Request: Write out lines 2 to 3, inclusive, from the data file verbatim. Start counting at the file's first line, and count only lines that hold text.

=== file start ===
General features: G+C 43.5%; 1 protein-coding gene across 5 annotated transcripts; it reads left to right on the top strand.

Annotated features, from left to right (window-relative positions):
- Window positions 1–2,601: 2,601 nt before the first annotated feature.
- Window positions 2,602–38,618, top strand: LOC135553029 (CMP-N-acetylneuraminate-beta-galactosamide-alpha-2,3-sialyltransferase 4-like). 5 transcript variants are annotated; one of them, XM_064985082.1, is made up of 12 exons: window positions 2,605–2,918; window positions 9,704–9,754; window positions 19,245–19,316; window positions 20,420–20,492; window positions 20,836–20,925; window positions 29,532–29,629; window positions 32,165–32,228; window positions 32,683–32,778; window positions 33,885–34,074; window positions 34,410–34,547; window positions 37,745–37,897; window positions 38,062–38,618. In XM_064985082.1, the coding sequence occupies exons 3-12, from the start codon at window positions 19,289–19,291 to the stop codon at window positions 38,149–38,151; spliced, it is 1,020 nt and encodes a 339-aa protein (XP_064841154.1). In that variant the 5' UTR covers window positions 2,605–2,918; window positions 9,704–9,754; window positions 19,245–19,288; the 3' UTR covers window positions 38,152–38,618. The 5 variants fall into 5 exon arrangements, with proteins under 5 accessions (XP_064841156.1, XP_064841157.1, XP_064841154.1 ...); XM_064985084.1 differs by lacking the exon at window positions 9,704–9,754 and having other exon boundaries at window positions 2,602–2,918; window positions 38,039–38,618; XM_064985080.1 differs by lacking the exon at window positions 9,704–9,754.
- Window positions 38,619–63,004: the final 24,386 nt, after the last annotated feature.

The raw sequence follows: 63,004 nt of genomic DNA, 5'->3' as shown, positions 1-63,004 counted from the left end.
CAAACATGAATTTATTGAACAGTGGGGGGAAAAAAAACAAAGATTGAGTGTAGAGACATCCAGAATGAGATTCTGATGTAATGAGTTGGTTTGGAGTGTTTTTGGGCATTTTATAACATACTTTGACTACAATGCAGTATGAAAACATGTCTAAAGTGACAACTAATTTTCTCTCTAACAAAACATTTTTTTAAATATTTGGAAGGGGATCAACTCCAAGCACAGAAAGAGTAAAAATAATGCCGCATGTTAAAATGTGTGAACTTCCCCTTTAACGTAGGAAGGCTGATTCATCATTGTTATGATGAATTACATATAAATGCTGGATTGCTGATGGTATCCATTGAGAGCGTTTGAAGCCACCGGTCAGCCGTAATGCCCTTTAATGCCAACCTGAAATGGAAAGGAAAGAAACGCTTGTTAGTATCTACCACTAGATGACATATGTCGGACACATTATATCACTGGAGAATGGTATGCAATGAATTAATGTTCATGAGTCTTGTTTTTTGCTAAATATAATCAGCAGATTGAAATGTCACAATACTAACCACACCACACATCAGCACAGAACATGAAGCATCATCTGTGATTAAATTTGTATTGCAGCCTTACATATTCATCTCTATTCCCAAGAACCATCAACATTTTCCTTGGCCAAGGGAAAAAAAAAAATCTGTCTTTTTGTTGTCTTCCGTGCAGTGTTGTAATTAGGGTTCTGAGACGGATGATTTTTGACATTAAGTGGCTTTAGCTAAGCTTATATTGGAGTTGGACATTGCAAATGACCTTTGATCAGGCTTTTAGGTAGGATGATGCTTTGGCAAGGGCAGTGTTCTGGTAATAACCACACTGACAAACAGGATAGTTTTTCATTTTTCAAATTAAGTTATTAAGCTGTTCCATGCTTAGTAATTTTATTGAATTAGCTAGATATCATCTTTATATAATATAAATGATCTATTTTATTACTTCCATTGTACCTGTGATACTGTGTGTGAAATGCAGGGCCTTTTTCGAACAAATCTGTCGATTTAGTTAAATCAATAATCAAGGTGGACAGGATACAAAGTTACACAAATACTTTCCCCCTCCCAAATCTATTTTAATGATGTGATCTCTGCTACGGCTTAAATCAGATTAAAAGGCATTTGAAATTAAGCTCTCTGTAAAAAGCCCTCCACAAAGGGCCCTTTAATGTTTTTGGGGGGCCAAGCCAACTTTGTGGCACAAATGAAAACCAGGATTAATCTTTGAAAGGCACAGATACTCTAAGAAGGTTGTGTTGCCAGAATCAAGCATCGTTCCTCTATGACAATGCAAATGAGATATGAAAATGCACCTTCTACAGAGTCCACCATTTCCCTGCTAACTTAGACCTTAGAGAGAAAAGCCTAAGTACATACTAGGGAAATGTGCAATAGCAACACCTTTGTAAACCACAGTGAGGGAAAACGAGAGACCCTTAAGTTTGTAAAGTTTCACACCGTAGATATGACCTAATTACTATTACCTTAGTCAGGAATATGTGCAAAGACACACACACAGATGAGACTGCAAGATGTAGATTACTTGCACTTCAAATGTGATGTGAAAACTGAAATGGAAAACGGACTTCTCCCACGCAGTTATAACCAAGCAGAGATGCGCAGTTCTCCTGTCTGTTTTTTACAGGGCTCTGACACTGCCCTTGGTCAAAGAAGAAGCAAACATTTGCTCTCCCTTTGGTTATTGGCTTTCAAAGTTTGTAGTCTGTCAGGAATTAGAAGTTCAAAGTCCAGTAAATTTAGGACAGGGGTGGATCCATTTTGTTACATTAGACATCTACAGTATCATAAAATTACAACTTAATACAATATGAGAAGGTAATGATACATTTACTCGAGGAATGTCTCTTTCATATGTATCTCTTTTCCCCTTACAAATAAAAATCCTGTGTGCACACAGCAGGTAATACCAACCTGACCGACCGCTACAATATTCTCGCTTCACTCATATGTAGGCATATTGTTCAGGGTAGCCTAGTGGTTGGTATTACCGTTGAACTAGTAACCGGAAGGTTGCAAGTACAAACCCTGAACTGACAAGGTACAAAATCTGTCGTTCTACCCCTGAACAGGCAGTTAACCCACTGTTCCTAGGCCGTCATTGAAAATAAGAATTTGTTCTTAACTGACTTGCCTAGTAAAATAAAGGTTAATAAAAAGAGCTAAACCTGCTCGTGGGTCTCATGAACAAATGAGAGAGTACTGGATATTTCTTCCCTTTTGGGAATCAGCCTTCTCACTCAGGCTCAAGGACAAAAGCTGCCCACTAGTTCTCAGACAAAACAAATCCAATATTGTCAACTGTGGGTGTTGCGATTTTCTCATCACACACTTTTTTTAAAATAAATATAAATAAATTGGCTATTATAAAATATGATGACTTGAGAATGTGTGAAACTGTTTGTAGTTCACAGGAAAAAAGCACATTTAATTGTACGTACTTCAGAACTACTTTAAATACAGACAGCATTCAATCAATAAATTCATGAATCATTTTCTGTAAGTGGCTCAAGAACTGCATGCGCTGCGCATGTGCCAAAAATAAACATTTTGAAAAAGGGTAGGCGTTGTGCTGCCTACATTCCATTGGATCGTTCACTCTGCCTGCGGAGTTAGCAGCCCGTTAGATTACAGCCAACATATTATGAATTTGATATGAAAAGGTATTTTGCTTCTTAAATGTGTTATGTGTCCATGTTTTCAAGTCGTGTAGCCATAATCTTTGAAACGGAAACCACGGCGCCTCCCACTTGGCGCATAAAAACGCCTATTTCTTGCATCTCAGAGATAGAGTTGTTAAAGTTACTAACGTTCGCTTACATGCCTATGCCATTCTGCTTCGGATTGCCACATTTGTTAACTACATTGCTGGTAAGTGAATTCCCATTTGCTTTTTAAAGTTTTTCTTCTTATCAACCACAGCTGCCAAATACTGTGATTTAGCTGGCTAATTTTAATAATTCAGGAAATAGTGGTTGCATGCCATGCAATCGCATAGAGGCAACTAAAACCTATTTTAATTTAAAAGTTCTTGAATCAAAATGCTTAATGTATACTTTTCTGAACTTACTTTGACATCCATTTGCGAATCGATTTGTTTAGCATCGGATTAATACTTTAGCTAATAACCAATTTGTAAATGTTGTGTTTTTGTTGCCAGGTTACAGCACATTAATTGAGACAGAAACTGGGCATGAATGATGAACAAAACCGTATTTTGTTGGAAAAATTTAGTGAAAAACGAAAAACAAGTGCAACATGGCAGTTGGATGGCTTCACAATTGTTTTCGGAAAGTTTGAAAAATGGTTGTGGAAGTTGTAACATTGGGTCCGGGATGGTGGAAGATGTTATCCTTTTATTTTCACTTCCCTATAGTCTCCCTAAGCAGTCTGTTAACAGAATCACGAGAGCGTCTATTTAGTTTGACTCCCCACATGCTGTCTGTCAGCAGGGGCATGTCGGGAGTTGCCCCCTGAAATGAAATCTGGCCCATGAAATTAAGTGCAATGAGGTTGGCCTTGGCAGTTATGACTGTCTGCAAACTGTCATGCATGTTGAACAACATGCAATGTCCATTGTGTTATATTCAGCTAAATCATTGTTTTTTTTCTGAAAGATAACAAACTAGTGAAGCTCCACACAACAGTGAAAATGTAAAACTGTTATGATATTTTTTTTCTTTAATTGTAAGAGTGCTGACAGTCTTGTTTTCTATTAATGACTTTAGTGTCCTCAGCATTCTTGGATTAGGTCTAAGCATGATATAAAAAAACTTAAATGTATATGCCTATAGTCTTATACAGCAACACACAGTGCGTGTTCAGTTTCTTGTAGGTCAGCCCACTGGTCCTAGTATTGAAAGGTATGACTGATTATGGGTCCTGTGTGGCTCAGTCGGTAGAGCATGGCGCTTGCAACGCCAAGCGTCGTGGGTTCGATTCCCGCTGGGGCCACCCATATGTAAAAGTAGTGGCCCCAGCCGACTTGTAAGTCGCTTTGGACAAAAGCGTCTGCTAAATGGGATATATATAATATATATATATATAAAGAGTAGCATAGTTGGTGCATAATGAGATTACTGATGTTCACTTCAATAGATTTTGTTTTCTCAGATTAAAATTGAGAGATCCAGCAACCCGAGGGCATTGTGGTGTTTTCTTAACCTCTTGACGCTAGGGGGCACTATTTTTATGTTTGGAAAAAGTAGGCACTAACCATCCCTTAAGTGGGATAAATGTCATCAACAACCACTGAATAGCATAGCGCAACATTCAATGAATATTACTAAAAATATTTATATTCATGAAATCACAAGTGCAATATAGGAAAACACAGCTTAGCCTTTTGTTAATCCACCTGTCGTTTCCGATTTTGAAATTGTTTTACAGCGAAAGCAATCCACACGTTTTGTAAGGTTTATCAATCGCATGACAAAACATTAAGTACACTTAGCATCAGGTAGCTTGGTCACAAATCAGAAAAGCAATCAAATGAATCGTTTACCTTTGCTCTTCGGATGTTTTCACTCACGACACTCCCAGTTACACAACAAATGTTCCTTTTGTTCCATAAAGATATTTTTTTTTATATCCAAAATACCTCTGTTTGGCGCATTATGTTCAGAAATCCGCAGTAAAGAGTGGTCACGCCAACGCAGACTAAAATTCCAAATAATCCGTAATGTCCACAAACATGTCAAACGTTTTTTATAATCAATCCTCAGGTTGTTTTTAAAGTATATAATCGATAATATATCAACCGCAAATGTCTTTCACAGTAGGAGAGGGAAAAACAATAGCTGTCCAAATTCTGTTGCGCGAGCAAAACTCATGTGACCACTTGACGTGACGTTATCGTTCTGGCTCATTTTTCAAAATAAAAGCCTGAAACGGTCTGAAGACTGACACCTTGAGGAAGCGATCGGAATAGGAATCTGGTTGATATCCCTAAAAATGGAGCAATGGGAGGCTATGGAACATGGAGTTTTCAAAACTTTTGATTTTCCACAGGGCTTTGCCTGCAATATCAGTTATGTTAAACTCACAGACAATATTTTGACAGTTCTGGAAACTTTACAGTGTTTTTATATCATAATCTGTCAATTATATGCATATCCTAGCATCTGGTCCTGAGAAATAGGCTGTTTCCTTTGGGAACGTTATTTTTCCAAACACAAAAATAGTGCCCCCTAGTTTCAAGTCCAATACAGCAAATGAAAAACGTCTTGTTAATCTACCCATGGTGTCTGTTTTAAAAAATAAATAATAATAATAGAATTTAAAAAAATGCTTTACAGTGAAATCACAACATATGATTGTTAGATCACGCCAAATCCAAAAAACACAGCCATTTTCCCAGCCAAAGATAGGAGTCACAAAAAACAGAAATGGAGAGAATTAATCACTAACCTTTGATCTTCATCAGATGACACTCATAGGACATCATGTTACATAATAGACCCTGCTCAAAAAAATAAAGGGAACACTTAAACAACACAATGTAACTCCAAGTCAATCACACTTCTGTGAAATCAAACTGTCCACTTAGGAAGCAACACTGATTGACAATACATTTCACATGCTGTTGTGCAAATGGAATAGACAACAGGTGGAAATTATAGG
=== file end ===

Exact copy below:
Annotated features, from left to right (window-relative positions):
- Window positions 1–2,601: 2,601 nt before the first annotated feature.